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Are you learning New Testament Greek with Mounce's Basics of Biblical Greek? Here's where you can meet other learners using this textbook. Use this board to ask questions and post your work for feedback. Use this forum too to discuss all things Koine, LXX & New Testament Greek including grammar, syntax, textbook talk and more.

Use of "kai" in Romans 12:2

When 2 or more adjectives are used to describe a noun in English, the usual format is to list the adjectives before the noun, separating them with commas, ie. "the big, bright, yellow balloon". In Romans 12:2 there is listed three adjectives describing the will of God: good, acceptable, and perfect. However, these adjectives are not separated by commas, but are connected using the copulative conjunction kai (and). Is there any significance to the use ...
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Semantic issues in the Apocalypse of John

Having finished a second draft of the textual variation unit mark up for the Apocalypse of John, I have now been working for several weeks on semantic questions mostly lexical which crop up in the Apocalypse. This is the second phase of the same project for the STEP bible. I am finding that locating genuine lexical semantic problems of sufficient magnitude a more complex problem than textual variation units.

I have stumble through chapters 15-22 ...
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Origen's Hexapla as a source of Greek idioms ?

The second column of Origen's Hexapla
is the Old Testament in the Hebrew language written with Greek letters. Most readers of this "second column" understood Greek and would occasionally see a Hebrew word or phrase whose transliteration had a very different meaning as a Greek word or phrase. If there was some humorous connection or if the Hebrew meaning was one that should not be said publicly in Greek, the Greek word or ...
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Inspecting Romans 9:5

Romans 9:5:
ὧν οἱ πατέρες, καὶ ἐξ ὧν ὁ Χριστὸς τὸ κατὰ σάρκα, ὁ ὢν ἐπὶ πάντων θεὸς, εὐλογητὸς εἰς τοὺς αἰῶνας. ἀμήν.

How would a Uniterian read this one? I certainly may be wrong, but it appears to me clear that Christ is called θεός here.
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Romans 12:2 and the word kai

Romans 12:2 speaks of "tó  dokimázein  humás  tí  tó  théleema  toú  Theoú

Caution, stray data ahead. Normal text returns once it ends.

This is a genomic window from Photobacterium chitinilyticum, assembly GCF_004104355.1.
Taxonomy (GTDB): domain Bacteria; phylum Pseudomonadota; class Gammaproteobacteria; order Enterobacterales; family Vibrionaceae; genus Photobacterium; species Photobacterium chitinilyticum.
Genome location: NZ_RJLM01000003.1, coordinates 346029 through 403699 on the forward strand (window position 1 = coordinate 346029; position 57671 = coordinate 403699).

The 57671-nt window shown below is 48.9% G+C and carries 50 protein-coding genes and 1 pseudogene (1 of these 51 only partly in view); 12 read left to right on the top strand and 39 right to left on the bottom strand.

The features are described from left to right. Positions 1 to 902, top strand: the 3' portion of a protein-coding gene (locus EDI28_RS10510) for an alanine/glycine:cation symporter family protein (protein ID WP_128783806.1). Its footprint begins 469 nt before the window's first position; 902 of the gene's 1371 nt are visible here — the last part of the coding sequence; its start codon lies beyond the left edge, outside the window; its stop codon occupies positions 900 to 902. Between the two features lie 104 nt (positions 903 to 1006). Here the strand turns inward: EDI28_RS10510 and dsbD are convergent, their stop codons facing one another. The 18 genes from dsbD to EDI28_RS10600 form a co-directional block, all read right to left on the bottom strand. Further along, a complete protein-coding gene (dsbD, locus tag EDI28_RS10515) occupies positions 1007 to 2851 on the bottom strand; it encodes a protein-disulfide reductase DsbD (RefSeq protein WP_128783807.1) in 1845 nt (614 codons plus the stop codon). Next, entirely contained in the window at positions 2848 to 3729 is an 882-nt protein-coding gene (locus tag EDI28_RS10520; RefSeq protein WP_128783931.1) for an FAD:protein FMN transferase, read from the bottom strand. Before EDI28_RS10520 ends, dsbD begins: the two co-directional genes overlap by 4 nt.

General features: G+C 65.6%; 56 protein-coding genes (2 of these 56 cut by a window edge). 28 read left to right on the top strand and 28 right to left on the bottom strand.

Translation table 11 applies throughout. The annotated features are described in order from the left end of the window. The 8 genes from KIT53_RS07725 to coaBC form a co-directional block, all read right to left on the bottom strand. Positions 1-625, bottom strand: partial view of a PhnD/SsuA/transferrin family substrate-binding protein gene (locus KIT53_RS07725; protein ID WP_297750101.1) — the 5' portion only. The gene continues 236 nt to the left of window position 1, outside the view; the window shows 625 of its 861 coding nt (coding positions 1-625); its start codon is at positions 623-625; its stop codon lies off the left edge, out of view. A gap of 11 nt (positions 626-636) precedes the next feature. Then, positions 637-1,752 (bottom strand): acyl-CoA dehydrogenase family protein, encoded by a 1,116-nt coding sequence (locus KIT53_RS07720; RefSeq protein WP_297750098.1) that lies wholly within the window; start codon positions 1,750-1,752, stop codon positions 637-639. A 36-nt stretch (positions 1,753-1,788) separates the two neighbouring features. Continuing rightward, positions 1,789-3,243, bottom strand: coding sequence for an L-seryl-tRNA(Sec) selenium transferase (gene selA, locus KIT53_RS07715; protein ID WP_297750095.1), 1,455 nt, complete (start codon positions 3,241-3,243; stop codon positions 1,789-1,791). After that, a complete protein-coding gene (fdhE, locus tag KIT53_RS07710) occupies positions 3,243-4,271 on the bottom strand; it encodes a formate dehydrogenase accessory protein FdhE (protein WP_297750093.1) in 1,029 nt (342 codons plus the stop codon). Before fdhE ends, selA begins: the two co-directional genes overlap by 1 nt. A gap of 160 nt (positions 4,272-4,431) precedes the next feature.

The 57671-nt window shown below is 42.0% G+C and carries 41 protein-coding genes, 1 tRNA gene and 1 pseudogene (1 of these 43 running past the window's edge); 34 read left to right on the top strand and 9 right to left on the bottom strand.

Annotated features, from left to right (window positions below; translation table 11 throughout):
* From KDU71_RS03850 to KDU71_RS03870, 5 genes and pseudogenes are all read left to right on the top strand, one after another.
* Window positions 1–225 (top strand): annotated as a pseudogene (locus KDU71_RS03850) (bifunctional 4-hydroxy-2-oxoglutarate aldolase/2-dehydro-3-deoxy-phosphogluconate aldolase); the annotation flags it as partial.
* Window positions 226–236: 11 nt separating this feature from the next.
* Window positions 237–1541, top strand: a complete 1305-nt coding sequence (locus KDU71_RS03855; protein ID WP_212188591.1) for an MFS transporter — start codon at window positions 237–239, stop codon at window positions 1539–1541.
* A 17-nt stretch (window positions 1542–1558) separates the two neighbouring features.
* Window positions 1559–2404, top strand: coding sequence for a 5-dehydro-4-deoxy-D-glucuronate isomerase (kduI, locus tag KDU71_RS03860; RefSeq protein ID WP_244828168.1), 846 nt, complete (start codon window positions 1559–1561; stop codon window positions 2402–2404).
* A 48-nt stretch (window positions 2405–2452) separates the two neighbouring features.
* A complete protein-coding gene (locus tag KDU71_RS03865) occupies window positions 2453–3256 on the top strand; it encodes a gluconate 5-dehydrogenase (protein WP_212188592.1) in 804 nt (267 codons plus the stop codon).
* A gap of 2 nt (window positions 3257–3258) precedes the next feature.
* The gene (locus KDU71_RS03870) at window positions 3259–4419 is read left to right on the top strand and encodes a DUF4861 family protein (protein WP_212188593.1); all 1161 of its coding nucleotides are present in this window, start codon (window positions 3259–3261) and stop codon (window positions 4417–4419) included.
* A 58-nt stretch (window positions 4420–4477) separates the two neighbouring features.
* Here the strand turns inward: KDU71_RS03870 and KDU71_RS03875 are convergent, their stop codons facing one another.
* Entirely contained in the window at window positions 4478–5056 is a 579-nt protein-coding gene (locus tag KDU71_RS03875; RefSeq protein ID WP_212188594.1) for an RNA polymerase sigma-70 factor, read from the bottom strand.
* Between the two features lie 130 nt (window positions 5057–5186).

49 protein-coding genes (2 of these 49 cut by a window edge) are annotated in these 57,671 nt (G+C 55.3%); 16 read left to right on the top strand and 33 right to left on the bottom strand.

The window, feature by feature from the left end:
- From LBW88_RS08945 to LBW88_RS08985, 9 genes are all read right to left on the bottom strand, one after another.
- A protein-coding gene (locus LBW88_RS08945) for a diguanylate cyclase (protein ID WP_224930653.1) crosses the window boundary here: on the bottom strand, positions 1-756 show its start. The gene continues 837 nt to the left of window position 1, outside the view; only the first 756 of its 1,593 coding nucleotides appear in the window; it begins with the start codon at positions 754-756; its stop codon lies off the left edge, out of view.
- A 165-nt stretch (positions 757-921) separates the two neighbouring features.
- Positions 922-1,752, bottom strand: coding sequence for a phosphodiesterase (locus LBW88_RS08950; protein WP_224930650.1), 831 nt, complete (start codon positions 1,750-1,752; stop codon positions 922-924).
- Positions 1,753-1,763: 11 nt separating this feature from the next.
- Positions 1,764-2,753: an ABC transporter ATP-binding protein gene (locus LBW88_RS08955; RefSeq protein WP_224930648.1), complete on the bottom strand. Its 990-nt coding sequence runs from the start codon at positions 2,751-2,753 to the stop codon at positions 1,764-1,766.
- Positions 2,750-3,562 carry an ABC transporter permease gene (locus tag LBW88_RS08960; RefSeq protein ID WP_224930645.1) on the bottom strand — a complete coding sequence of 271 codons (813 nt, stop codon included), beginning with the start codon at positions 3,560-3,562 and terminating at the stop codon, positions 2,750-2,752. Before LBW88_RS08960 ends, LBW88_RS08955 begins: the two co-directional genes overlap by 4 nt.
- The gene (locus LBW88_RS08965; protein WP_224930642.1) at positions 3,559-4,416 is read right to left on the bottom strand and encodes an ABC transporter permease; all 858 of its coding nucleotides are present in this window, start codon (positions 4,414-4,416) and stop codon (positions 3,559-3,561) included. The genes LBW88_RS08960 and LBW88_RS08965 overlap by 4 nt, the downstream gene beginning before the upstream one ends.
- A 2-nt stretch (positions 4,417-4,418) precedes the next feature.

tó  agathón  kaí  euáreston  kaí  téleion." In the English, it would be common to find the phrase as "the good, acceptable, perfect will of God," without the use of the conjunction "and." In Romans 12:2, in the Greek the adjectives are connected with the word "and" (kai). I was trying to find out if there is any significance to this structure in the ...
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Matt 5:38-48

Eugene DeVries has a great reading of Matthew 5:38-48 in a recovered Koine pronunciation:


I've posted a video response:


Post some comments to his video! I think that either encouragement in Greek or English would be worthwhile. It's really good, and he should be making more videos.
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In New Testament Greek, should Savior be capitalized

I've been looking at different versions of my Greek Bibles and in the same verse, different Bibles will either write Σωτήρ or σωτήρ. And I'm wondering which of these is correct.

I'm mainly asking this because I am designing a tattoo that is comprised of the intersection of σωτήρ and τετέλεσται, with τετέλεσται going vertical. I was going to leave it as a lower case σ because I feel that the upper case looks out ...
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Inspecting John 17:5

Isaac Newton wrote:I do not believe in the "full Divinity" of Christ. I believe he was a man, nothing more, nothing less. To be sure he wasn't a "mere" man,for he was without sin, for starters . So he was the greatest of men, a human being who always did his Father's will, the son in whom a Father rejoices with all his heart.

Hi, Isaac:

John 17:5: καὶ νῦν δόξασόν με σύ, πάτερ, παρὰ ...
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restrictive use of the attributive adjective

Hello, my Name is Douglas. I have written and sent an introductory post, but, it hasn't been approved, yet.
So, Let me tell you a little bit about myself and then ask my question. I like to read Christian fiction novels(Dee Henderson, Frank Peretti, etc.,) Love puzzles like Rubik's cube, Sudoku, and the like.

I am trying to learn Greek to better understand the Bible. I haven't gotten very far, but, while I am in ...
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Gal. 1:1 Θεοῦ Πατρὸς

Let's print out the verse:

Παῦλος ἀπόστολος, οὐκ ἀπ’ ἀνθρώπων οὐδὲ δι’ ἀνθρώπου ἀλλὰ διὰ Ἰησοῦ Χριστοῦ καὶ Θεοῦ Πατρὸς τοῦ ἐγείραντος αὐτὸν ἐκ νεκρῶν,

Most translations render above as "God the Father." For example,

New International Version

Paul, an apostle--sent not from men nor by a man, but by Jesus Christ and God the Father, who raised him from the dead--

However this is an ungrammatical translation since the bold English expression ...
Read more : Gal. 1:1 Θεοῦ Πατρὸς | Views : 2059 | Replies : 12


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